The global debate on the death penalty

The global debate on the death penalty

By Sandra Babcock
Human Rights Spring 2007 Vol 34 No 2

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The debate over capital punishment in the United States–be it in the courts, in state legislatures, or on nationally televised talk shows–is always fraught with emotion. The themes have changed little over the last two or three hundred years.

Does it deter crime?

If not, is it necessary to satisfy society’s desire for retribution against those who commit unspeakably violent crimes?

Is it worth the cost? Are murderers capable of redemption?

Should states take the lives of their own citizens?

Are current methods of execution humane?

Is there too great a risk of executing the innocent?

We are not alone in this debate. Others around the world–judges, legislators, and ordinary citizens–have struggled to reconcile calls for retribution with evidence that the death penalty does not deter crime.

They have argued about whether the death penalty is a cruel, inhuman, or degrading treatment or punishment. They have weighed its costs against the need for an effective police force, schools, and social services for the indigent. National leaders have engaged in these discussions while facing rising crime rates and popular support for capital punishment.

Yet, while the United States has thus far rejected appeals to abolish the death penalty or adopt a moratorium, other nations have–increasingly and seemingly inexorably–decided to
do away with capital punishment.

Indeed, the gap between the United States and the rest of the world on this issue is growing year by year.

There are now at least 129 nations that are either de facto or de jure abolitionist.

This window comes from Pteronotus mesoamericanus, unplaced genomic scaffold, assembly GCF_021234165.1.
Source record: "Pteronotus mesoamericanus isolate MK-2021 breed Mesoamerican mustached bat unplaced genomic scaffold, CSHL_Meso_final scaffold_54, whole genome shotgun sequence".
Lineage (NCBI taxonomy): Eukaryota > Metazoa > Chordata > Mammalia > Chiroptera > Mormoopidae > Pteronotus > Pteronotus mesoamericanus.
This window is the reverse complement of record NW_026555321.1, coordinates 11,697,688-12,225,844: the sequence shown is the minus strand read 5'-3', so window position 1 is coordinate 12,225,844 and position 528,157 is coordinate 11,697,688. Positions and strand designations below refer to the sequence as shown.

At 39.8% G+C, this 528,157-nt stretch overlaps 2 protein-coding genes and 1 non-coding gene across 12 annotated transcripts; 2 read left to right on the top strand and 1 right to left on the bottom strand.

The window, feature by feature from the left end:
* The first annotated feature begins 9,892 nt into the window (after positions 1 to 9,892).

The international trend toward abolition reflects a shift in the death penalty paradigm. Whereas the death penalty was once viewed as a matter of domestic penal policy, now it is seen as a human rights issue.

Racial and Geographic Disparities

Arbitrariness in capital sentencing was one of the factors that led the Supreme Court to strike down existing state death penalty laws in Furman v. Georgia, 408 U.S. 238 (1972). Four years later, in Gregg v. Georgia, 428 U.S. 153 (1976), the Court’s decision to uphold the newly revised laws was based on its determination that the statutes minimized the risk of arbitrary sentencing by channeling the discretion of capital juries.

But thirty years later, factors such as race and geography continue to lead to great disparities
in capital sentencing. These disparities have led to a different sort of arbitrariness, one that may not be consistent with international norms.

Studies have repeatedly shown that race matters when determining who is sentenced to death.

A 2006 study confirmed that defendants’ skin color and facial features play a critical role in capital sentencing. And over the last twenty years, social scientists have repeatedly observed that capital defendants are much more likely to be sentenced to death for homicides involving white victims.

As the community of nations continues to debate the pros and cons of capital punishment, the United States should take a seat at the table, listen, and learn.

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